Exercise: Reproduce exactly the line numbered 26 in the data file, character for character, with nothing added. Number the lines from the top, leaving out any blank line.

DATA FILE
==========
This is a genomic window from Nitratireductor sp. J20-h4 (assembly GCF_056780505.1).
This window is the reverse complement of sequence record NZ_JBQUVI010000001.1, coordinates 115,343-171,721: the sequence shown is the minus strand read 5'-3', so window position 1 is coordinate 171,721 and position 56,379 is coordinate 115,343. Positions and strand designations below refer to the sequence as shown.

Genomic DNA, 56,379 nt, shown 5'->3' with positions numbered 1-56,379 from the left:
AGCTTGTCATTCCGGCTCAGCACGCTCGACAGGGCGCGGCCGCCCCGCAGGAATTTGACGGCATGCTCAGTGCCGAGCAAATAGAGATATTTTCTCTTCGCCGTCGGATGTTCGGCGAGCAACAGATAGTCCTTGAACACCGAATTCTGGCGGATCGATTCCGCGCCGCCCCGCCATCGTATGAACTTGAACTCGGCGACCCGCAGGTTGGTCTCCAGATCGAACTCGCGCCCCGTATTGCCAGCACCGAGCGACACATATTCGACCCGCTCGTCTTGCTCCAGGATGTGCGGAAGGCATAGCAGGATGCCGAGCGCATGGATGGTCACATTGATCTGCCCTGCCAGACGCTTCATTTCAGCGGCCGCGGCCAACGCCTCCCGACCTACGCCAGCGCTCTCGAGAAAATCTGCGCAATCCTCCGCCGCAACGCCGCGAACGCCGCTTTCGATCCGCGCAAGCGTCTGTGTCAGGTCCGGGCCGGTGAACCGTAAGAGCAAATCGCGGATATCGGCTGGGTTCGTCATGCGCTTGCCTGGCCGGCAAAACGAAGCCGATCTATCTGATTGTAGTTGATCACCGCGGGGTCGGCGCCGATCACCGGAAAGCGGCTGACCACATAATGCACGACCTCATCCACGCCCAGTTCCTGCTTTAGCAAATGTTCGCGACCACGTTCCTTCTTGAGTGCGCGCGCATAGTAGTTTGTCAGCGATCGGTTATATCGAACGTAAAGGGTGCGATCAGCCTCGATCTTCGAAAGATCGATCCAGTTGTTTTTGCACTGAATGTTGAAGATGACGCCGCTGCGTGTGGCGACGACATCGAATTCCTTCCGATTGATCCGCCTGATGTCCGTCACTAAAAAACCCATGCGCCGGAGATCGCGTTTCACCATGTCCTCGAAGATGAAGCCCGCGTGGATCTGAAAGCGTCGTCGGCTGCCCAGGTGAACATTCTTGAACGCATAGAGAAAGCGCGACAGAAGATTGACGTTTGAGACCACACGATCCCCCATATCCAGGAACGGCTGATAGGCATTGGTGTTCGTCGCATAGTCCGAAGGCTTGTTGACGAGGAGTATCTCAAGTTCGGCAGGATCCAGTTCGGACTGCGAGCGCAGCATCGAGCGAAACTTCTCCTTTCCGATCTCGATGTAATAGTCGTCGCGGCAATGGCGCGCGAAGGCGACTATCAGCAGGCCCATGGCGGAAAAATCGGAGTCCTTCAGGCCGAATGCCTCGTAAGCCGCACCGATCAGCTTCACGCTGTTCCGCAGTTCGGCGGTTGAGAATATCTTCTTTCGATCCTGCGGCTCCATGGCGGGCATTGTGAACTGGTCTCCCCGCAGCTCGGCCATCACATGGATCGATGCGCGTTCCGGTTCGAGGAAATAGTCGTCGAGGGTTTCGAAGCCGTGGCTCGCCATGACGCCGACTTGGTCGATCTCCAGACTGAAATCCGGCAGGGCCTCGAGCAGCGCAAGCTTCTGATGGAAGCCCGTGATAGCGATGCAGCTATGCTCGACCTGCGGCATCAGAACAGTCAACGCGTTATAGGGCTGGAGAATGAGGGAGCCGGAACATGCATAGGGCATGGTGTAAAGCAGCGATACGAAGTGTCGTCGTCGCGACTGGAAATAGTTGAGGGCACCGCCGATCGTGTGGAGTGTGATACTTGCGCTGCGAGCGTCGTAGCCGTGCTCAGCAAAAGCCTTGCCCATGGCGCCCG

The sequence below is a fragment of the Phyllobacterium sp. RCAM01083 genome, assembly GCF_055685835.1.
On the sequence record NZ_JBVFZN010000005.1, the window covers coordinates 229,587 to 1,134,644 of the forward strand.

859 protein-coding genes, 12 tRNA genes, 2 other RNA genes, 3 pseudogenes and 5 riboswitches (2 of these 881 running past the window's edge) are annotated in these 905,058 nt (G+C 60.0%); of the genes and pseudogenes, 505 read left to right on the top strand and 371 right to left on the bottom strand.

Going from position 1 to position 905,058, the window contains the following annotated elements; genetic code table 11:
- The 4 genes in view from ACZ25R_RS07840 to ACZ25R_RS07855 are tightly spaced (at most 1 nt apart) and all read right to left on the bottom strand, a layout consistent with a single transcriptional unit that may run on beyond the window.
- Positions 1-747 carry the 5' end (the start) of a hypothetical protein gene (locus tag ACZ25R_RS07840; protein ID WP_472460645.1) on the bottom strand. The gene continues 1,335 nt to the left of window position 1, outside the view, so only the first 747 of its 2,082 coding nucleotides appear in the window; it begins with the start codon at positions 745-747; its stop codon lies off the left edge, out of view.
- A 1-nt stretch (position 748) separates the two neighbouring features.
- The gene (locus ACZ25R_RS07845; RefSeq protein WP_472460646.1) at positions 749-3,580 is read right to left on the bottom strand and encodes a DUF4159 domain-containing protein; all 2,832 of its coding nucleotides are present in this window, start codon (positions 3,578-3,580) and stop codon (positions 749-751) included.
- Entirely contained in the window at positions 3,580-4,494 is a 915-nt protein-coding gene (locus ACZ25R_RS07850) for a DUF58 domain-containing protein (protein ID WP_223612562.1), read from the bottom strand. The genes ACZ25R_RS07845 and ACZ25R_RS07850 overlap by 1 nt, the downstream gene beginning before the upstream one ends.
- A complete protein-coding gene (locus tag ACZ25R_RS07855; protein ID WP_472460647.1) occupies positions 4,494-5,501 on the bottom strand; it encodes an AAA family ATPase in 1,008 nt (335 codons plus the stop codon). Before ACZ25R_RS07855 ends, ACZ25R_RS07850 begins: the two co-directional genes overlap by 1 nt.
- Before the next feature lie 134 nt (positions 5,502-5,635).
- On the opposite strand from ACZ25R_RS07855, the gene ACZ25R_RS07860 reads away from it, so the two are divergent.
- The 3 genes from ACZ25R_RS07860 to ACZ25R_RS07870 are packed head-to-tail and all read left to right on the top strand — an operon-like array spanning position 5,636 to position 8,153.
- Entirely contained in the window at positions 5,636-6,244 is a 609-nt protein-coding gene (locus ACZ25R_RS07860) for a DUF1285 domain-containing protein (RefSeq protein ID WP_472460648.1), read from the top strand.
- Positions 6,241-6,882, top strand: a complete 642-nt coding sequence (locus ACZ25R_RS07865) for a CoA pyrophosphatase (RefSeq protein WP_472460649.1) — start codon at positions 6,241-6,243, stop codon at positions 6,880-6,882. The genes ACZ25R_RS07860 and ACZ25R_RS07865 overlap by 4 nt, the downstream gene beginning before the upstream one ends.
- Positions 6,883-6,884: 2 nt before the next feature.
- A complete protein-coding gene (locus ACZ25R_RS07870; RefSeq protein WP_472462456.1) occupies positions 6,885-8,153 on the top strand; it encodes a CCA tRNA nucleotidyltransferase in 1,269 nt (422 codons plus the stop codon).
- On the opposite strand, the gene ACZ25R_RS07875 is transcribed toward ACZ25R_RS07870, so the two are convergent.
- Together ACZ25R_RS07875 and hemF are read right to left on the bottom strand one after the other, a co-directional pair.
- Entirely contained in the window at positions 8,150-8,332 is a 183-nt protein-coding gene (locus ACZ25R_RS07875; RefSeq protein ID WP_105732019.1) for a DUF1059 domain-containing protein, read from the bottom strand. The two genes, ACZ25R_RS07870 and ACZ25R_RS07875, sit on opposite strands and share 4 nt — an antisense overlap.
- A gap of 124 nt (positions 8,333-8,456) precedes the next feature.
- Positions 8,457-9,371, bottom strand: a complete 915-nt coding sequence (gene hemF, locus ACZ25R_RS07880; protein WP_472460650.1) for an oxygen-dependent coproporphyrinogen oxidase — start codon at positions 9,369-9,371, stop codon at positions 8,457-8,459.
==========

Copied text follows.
- Positions 8,457-9,371, bottom strand: a complete 915-nt coding sequence (gene hemF, locus ACZ25R_RS07880; protein WP_472460650.1) for an oxygen-dependent coproporphyrinogen oxidase — start codon at positions 9,369-9,371, stop codon at positions 8,457-8,459.